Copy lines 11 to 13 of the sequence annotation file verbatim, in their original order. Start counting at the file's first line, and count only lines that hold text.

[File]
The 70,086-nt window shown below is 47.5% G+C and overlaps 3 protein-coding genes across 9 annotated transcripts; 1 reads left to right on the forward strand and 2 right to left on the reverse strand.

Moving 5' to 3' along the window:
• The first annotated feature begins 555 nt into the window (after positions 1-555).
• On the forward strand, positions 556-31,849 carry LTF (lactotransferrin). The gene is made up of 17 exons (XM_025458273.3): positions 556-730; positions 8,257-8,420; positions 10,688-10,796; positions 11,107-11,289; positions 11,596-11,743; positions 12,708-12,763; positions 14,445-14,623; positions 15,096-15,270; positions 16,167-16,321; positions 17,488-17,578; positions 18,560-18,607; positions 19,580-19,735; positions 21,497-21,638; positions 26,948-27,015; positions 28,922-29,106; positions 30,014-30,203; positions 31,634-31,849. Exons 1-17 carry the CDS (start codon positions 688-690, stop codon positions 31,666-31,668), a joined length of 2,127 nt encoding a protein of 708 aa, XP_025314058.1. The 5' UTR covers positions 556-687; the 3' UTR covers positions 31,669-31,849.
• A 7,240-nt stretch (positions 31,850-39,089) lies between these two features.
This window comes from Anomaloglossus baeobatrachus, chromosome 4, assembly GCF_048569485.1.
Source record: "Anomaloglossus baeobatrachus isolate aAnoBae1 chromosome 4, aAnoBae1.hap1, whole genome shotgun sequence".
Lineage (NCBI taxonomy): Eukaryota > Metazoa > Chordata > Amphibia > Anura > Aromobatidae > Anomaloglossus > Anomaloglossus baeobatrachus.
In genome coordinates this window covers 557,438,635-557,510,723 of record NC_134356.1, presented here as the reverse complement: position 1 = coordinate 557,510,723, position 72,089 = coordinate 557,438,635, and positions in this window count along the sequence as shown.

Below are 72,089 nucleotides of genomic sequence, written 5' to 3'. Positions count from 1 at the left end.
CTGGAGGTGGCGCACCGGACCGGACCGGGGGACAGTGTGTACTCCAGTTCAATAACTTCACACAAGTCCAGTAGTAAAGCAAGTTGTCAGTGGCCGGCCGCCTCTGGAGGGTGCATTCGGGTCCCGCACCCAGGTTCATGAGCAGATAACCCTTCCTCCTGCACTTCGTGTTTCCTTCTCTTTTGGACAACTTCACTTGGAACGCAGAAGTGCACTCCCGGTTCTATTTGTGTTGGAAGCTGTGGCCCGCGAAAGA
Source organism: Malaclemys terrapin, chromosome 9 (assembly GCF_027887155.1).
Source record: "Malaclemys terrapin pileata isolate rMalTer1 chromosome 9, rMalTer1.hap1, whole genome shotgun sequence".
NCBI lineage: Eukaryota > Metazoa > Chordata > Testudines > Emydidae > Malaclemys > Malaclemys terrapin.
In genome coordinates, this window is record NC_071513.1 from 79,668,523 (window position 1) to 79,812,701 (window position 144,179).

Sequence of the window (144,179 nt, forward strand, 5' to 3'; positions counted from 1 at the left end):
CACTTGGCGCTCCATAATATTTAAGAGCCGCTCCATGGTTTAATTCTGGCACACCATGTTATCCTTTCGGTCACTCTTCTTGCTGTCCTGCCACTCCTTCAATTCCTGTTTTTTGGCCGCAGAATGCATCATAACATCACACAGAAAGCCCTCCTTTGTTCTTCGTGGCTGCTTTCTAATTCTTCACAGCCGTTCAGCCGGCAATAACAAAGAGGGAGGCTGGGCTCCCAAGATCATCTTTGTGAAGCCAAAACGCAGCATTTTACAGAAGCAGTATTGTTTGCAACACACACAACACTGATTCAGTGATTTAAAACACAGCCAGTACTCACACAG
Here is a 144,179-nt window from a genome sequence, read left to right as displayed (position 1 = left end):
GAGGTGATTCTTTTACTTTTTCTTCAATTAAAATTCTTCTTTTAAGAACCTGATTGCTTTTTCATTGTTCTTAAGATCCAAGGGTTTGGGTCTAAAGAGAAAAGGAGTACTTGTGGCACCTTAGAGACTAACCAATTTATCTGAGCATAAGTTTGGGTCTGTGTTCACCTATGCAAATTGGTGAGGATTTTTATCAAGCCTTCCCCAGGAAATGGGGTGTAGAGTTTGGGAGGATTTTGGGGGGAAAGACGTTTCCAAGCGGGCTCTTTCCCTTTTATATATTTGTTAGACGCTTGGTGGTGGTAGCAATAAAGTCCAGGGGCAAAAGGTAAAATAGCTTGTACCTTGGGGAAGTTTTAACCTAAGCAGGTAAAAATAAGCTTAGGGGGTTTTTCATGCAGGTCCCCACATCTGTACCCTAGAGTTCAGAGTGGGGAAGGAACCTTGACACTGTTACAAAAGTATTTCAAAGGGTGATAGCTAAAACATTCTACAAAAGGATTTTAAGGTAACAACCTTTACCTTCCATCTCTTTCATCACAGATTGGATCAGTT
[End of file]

CTGGAGGTGGCGCACCGGACCGGACCGGGGGACAGTGTGTACTCCAGTTCAATAACTTCACACAAGTCCAGTAGTAAAGCAAGTTGTCAGTGGCCGGCCGCCTCTGGAGGGTGCATTCGGGTCCCGCACCCAGGTTCATGAGCAGATAACCCTTCCTCCTGCACTTCGTGTTTCCTTCTCTTTTGGACAACTTCACTTGGAACGCAGAAGTGCACTCCCGGTTCTATTTGTGTTGGAAGCTGTGGCCCGCGAAAGA
Source organism: Malaclemys terrapin, chromosome 9 (assembly GCF_027887155.1).
Source record: "Malaclemys terrapin pileata isolate rMalTer1 chromosome 9, rMalTer1.hap1, whole genome shotgun sequence".